If the race card was never pulled, George Zimmerman would be doing 20 years for Involuntary Manslaughter. But because Jesse and Al had to get involved it made it a race thing and it never needed to be. Zimmerman lied, and changed his story several times. He's a wanna tough guy, and his gun made him tough. The police botched the investigation. The orginal officer on scene suggested he be charged with manslaughter but he was overidden by the Captain who was later fired. When the media took over and made this about race, it was over with and no justice would be served.

    July 30, 2013 at 2:52 pm |
    • Richard Cranium

      Justice, or the nearest equivelant that can be in this country was served. A jury acquitted him. Too bad for you that you could not be the judge jury and executioner. If you were not there that night , you do not know what happened. Since it did not have any effect on you, try focusing on your own life.

      July 30, 2013 at 2:58 pm |
  2. Armen Gevorkian

    Here is the white synangogue response to white israelis mobbing up and attacking African immigrants and Israel shooting brown kids: Wow ...so quiet! I would even call it a loud silence!

    July 30, 2013 at 11:27 am |
  3. atheist

    amazing that they always show Trayvon as a kid in the pictures. Lets just show him as a baby smiling. Good riddance to another piece of trash

    July 30, 2013 at 8:54 am |
  4. Jon

    Hmm. It seems CNN is still unaware that Zimmerman is Hispanic. This is like expecting ethnic Vietnamese people to be especially concerned about a crime involving an West African and an Austrian in the middle of Central America.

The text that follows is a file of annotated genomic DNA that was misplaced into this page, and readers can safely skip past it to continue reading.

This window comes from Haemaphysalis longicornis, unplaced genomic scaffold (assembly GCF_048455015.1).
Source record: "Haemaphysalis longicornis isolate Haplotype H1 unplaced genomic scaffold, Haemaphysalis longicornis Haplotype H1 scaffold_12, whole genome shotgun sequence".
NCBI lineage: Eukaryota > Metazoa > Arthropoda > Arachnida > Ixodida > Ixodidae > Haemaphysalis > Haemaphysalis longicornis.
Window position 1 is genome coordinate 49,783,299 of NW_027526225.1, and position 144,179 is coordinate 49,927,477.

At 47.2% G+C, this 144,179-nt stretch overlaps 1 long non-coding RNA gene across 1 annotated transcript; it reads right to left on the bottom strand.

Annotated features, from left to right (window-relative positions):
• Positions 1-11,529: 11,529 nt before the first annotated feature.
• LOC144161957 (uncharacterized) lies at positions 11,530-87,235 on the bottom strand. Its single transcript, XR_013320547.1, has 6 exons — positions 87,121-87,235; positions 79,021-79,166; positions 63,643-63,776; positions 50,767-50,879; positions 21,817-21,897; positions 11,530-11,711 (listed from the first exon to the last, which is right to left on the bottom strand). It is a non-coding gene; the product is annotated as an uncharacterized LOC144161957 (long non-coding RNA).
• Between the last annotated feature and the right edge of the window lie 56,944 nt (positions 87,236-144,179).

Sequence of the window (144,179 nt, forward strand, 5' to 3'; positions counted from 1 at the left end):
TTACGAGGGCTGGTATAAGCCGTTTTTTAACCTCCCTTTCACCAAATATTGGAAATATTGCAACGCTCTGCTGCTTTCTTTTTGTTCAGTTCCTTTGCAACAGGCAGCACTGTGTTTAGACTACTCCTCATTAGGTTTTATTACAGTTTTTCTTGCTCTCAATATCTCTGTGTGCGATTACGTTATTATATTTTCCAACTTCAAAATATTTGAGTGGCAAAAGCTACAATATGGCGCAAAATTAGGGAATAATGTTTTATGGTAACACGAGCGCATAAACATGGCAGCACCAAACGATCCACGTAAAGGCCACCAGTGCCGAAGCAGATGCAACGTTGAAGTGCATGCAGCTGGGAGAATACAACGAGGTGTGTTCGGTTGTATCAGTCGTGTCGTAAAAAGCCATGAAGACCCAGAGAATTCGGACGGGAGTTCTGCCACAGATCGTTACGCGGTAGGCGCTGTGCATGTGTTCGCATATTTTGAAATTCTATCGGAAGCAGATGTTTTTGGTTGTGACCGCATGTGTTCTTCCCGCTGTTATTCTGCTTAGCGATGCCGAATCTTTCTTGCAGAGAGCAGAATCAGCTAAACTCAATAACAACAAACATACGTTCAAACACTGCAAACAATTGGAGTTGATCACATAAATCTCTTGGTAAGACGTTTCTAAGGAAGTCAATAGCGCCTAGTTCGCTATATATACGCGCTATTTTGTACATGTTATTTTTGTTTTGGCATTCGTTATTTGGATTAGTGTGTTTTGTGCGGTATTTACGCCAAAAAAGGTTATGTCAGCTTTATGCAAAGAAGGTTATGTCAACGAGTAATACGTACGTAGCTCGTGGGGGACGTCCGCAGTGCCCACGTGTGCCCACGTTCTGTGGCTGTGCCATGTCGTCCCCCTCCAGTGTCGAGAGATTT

July 29, 2013 at 9:14 pm |
  5. techie

    White churches are more politically diverse then Black churches so while Black churches can talk about this all day long and not offend anybody in the congregation White churches risk a divide in the church. White churches may be influenced by events de jour and while you may not get a "Tray Martin" sermon you might get a "do unto others..."sermon.

    July 29, 2013 at 2:25 pm |
  6. joeinalabama

    What I don't understand is that all the people who say GZ did the wrong thing, I also think that most people that get hit in the face , knocked down , with someone beating on them wouldn't do whatever they had to do to get them off them.

    July 28, 2013 at 4:02 pm |
    • Dave Seavy

      Because they don't want to hear about that. No matter what – they want to think Martin was sweet and innocent, and GZ was the bad guy all the way through. If the roles were entirely reversed, you wouldn't hear a peep out of anyone.

      July 28, 2013 at 4:19 pm |
      • CNNCommentReader

        If the roles were reversed, a man would be in jail for life.

        July 29, 2013 at 4:25 pm |
        • Fifth Eagle of the Discount Carpet Store

          I doubt it. OJ Simpson was guilty as Hades, and he got away with it. Then, when those monkeys assaulted white trucker Reginald Denny, giving him brain damage, the black community had the gall to get behind the attackers with "free the four" tee shirts and such. When the black community stops making martyrs out of criminals, I will get behind them.

          July 29, 2013 at 11:01 pm |
  7. Dave Seavy